For Medicaid, income is the money that comes in each month. This is money from pensions, Social Security, annuity payments, etc. Although they are dollars and cents, Medicaid looks at income differently than resources. Income becomes a resource only after it's been held for one month.

What does Medicaid require me to do with my income?

The answer depends on whether you're married or single.

Single individuals are allowed to keep $50 as a Personal Needs Allowance and the rest must be spent on care (and then Medicaid pays the balance of the bill). The amount that has to be spent on care is called "Patient Liability."

Married couples have a different analysis. Medicaid policy allows the spouse who stays home (the Community Spouse) to sometimes receive some of the other spouse's income. This applies where the Community Spouse has low income and high expenses—think stay-at-home wife who has $700 of income and lives in a condominium with a mortgage. In this case, Medicaid allows some of the husband's income to be given to the Community Spouse to help her make ends meet. So for a married Medicaid participant, the participant gets to keep $50, the spouse is given the "Monthly Income Allowance" when appropriate, and the rest is Patient Liability.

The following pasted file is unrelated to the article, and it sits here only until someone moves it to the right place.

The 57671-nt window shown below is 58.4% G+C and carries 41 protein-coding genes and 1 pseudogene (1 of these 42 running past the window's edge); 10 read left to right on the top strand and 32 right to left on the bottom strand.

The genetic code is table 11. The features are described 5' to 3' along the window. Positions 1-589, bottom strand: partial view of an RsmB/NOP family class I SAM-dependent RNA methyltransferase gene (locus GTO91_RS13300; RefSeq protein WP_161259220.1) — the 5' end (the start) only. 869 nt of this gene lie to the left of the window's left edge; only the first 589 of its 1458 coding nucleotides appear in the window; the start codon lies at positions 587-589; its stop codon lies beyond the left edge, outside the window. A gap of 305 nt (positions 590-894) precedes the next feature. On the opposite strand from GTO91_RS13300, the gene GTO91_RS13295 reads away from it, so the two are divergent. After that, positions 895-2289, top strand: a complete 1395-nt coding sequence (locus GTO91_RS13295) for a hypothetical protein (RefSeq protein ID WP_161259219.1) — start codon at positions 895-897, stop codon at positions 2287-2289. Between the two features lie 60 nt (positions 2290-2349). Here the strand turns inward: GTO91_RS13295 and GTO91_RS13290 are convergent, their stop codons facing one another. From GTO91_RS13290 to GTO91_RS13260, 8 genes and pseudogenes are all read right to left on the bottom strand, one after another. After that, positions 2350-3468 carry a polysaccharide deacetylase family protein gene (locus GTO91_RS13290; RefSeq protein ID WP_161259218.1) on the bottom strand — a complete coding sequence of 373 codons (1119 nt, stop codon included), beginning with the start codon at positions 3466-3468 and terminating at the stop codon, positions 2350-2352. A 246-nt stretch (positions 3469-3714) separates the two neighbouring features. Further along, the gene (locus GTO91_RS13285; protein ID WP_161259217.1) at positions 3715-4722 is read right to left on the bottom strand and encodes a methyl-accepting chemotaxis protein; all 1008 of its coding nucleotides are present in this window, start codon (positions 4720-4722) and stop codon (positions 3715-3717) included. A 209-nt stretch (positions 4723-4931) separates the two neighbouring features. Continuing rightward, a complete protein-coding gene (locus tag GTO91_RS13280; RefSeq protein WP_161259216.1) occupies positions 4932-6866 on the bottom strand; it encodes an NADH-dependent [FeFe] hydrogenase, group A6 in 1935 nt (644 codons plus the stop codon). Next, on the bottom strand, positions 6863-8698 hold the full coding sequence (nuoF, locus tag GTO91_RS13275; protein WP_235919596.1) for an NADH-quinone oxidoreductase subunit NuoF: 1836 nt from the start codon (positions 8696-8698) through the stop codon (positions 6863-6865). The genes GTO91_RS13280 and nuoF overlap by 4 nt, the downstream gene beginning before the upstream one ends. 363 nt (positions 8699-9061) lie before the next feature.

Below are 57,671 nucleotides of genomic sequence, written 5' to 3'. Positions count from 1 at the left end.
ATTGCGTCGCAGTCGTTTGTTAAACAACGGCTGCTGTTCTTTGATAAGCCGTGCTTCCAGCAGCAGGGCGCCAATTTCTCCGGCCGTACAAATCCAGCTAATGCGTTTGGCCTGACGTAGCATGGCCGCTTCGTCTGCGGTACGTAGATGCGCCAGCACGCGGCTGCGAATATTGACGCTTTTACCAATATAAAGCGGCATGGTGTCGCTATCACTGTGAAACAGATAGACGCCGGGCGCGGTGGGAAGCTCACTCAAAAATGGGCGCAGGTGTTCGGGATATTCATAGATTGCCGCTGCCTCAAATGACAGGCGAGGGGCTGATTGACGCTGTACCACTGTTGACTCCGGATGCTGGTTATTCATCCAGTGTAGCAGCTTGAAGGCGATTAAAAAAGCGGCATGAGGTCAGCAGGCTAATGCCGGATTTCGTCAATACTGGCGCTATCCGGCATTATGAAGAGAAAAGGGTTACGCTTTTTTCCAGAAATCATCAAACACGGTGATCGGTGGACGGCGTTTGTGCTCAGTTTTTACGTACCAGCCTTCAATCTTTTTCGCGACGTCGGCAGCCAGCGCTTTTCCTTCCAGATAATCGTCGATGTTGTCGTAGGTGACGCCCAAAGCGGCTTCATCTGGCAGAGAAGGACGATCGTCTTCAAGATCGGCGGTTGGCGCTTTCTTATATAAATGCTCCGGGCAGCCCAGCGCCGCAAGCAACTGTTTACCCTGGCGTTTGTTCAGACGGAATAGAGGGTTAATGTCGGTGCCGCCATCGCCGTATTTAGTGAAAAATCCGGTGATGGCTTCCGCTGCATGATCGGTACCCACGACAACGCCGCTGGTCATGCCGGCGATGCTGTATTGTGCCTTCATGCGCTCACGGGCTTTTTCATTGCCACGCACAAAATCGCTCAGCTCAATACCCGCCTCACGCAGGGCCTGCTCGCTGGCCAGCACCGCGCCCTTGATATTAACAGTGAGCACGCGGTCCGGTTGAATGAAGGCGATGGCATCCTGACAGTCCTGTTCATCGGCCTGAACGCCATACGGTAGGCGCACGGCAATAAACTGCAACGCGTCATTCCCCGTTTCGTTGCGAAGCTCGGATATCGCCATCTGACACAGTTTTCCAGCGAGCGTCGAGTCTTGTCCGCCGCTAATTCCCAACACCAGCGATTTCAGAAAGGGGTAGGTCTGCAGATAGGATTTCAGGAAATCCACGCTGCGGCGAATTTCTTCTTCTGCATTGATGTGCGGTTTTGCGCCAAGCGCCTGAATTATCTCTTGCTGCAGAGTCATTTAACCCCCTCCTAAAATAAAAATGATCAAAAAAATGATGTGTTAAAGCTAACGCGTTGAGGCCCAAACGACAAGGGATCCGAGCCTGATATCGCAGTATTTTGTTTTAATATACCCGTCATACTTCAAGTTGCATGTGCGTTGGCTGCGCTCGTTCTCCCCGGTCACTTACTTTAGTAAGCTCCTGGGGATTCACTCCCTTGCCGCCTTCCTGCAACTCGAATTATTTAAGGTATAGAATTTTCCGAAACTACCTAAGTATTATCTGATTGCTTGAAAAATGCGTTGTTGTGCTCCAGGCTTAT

Can my income be too high to participate?

Yes. If your monthly income is higher than the amount Medicaid pays the facility, you might earn too much to qualify for benefits. Also, if your income is above $2,250 per month, you will be required to have a Qualified Income Trust to qualify for benefits.